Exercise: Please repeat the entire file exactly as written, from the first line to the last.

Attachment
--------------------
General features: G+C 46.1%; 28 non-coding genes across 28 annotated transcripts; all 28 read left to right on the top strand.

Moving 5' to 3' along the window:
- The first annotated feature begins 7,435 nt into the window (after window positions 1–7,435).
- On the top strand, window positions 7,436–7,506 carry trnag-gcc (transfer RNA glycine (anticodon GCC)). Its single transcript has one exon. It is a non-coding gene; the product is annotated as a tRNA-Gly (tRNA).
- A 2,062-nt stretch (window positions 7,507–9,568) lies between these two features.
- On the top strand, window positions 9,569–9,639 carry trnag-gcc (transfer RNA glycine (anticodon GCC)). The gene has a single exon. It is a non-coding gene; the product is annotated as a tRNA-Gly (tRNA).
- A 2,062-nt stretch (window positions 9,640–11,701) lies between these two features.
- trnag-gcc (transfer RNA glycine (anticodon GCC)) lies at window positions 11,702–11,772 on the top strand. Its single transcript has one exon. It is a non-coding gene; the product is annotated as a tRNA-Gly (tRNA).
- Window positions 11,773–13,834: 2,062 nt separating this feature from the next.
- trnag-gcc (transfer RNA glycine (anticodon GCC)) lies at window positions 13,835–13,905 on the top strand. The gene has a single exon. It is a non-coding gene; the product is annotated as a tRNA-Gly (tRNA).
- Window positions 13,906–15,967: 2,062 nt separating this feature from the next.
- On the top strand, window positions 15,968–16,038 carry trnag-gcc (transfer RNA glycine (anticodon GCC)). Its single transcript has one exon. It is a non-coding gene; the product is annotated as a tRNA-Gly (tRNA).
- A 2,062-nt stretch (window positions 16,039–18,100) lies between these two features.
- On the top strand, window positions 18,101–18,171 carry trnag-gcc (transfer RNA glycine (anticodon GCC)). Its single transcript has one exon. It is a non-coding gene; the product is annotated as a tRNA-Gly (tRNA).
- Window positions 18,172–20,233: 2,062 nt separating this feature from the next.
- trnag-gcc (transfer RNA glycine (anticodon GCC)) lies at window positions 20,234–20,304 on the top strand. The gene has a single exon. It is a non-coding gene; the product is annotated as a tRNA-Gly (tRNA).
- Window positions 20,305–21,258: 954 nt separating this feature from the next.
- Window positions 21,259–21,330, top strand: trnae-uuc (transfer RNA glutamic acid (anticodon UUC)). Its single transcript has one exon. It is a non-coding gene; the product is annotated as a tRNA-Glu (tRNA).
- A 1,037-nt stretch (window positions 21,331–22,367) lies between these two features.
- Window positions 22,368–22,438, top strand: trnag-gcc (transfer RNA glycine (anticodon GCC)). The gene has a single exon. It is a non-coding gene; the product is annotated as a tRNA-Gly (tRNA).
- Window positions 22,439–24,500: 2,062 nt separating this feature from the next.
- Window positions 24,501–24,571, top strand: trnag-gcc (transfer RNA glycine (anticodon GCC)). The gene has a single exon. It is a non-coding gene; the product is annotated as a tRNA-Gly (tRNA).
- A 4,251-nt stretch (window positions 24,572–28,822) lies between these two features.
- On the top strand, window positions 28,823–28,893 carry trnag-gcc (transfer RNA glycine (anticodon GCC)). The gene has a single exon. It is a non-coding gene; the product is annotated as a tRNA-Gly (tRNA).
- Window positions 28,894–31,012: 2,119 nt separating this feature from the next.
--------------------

General features: G+C 46.1%; 28 non-coding genes across 28 annotated transcripts; all 28 read left to right on the top strand.

Moving 5' to 3' along the window:
- The first annotated feature begins 7,435 nt into the window (after window positions 1–7,435).
- On the top strand, window positions 7,436–7,506 carry trnag-gcc (transfer RNA glycine (anticodon GCC)). Its single transcript has one exon. It is a non-coding gene; the product is annotated as a tRNA-Gly (tRNA).
- A 2,062-nt stretch (window positions 7,507–9,568) lies between these two features.
- On the top strand, window positions 9,569–9,639 carry trnag-gcc (transfer RNA glycine (anticodon GCC)). The gene has a single exon. It is a non-coding gene; the product is annotated as a tRNA-Gly (tRNA).
- A 2,062-nt stretch (window positions 9,640–11,701) lies between these two features.
- trnag-gcc (transfer RNA glycine (anticodon GCC)) lies at window positions 11,702–11,772 on the top strand. Its single transcript has one exon. It is a non-coding gene; the product is annotated as a tRNA-Gly (tRNA).
- Window positions 11,773–13,834: 2,062 nt separating this feature from the next.
- trnag-gcc (transfer RNA glycine (anticodon GCC)) lies at window positions 13,835–13,905 on the top strand. The gene has a single exon. It is a non-coding gene; the product is annotated as a tRNA-Gly (tRNA).
- Window positions 13,906–15,967: 2,062 nt separating this feature from the next.
- On the top strand, window positions 15,968–16,038 carry trnag-gcc (transfer RNA glycine (anticodon GCC)). Its single transcript has one exon. It is a non-coding gene; the product is annotated as a tRNA-Gly (tRNA).
- A 2,062-nt stretch (window positions 16,039–18,100) lies between these two features.
- On the top strand, window positions 18,101–18,171 carry trnag-gcc (transfer RNA glycine (anticodon GCC)). Its single transcript has one exon. It is a non-coding gene; the product is annotated as a tRNA-Gly (tRNA).
- Window positions 18,172–20,233: 2,062 nt separating this feature from the next.
- trnag-gcc (transfer RNA glycine (anticodon GCC)) lies at window positions 20,234–20,304 on the top strand. The gene has a single exon. It is a non-coding gene; the product is annotated as a tRNA-Gly (tRNA).
- Window positions 20,305–21,258: 954 nt separating this feature from the next.
- Window positions 21,259–21,330, top strand: trnae-uuc (transfer RNA glutamic acid (anticodon UUC)). Its single transcript has one exon. It is a non-coding gene; the product is annotated as a tRNA-Glu (tRNA).
- A 1,037-nt stretch (window positions 21,331–22,367) lies between these two features.
- Window positions 22,368–22,438, top strand: trnag-gcc (transfer RNA glycine (anticodon GCC)). The gene has a single exon. It is a non-coding gene; the product is annotated as a tRNA-Gly (tRNA).
- Window positions 22,439–24,500: 2,062 nt separating this feature from the next.
- Window positions 24,501–24,571, top strand: trnag-gcc (transfer RNA glycine (anticodon GCC)). The gene has a single exon. It is a non-coding gene; the product is annotated as a tRNA-Gly (tRNA).
- A 4,251-nt stretch (window positions 24,572–28,822) lies between these two features.
- On the top strand, window positions 28,823–28,893 carry trnag-gcc (transfer RNA glycine (anticodon GCC)). The gene has a single exon. It is a non-coding gene; the product is annotated as a tRNA-Gly (tRNA).
- Window positions 28,894–31,012: 2,119 nt separating this feature from the next.